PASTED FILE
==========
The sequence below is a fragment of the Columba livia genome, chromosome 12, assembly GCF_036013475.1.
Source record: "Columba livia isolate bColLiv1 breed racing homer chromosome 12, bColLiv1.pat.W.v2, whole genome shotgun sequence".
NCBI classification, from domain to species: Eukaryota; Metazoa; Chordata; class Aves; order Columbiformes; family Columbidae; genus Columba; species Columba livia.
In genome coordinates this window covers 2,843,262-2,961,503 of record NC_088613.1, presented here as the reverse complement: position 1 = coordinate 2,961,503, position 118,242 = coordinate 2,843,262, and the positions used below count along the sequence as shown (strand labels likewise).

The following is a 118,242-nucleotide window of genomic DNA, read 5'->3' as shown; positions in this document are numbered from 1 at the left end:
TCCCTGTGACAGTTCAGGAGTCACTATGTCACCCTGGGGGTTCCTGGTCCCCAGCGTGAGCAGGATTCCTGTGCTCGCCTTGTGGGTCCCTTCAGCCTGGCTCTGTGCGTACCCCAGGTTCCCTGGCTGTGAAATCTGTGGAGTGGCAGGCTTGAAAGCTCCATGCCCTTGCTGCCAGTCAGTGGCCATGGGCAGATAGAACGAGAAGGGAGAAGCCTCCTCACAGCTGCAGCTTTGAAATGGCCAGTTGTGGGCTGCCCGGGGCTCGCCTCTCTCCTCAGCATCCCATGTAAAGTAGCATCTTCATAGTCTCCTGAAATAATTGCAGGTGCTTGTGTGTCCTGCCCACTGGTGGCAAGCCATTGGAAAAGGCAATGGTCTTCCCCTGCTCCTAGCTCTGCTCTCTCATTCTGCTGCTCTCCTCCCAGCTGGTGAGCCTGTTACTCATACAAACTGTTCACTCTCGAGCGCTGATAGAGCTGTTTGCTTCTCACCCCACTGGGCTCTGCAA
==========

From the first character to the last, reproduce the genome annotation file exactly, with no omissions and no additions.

The sequence below is a fragment of the Columba livia genome, chromosome 12, assembly GCF_036013475.1.
Source record: "Columba livia isolate bColLiv1 breed racing homer chromosome 12, bColLiv1.pat.W.v2, whole genome shotgun sequence".
NCBI classification, from domain to species: Eukaryota; Metazoa; Chordata; class Aves; order Columbiformes; family Columbidae; genus Columba; species Columba livia.
In genome coordinates this window covers 2,843,262-2,961,503 of record NC_088613.1, presented here as the reverse complement: position 1 = coordinate 2,961,503, position 118,242 = coordinate 2,843,262, and the positions used below count along the sequence as shown (strand labels likewise).

The following is a 118,242-nucleotide window of genomic DNA, read 5'->3' as shown; positions in this document are numbered from 1 at the left end:
TCCCTGTGACAGTTCAGGAGTCACTATGTCACCCTGGGGGTTCCTGGTCCCCAGCGTGAGCAGGATTCCTGTGCTCGCCTTGTGGGTCCCTTCAGCCTGGCTCTGTGCGTACCCCAGGTTCCCTGGCTGTGAAATCTGTGGAGTGGCAGGCTTGAAAGCTCCATGCCCTTGCTGCCAGTCAGTGGCCATGGGCAGATAGAACGAGAAGGGAGAAGCCTCCTCACAGCTGCAGCTTTGAAATGGCCAGTTGTGGGCTGCCCGGGGCTCGCCTCTCTCCTCAGCATCCCATGTAAAGTAGCATCTTCATAGTCTCCTGAAATAATTGCAGGTGCTTGTGTGTCCTGCCCACTGGTGGCAAGCCATTGGAAAAGGCAATGGTCTTCCCCTGCTCCTAGCTCTGCTCTCTCATTCTGCTGCTCTCCTCCCAGCTGGTGAGCCTGTTACTCATACAAACTGTTCACTCTCGAGCGCTGATAGAGCTGTTTGCTTCTCACCCCACTGGGCTCTGCAA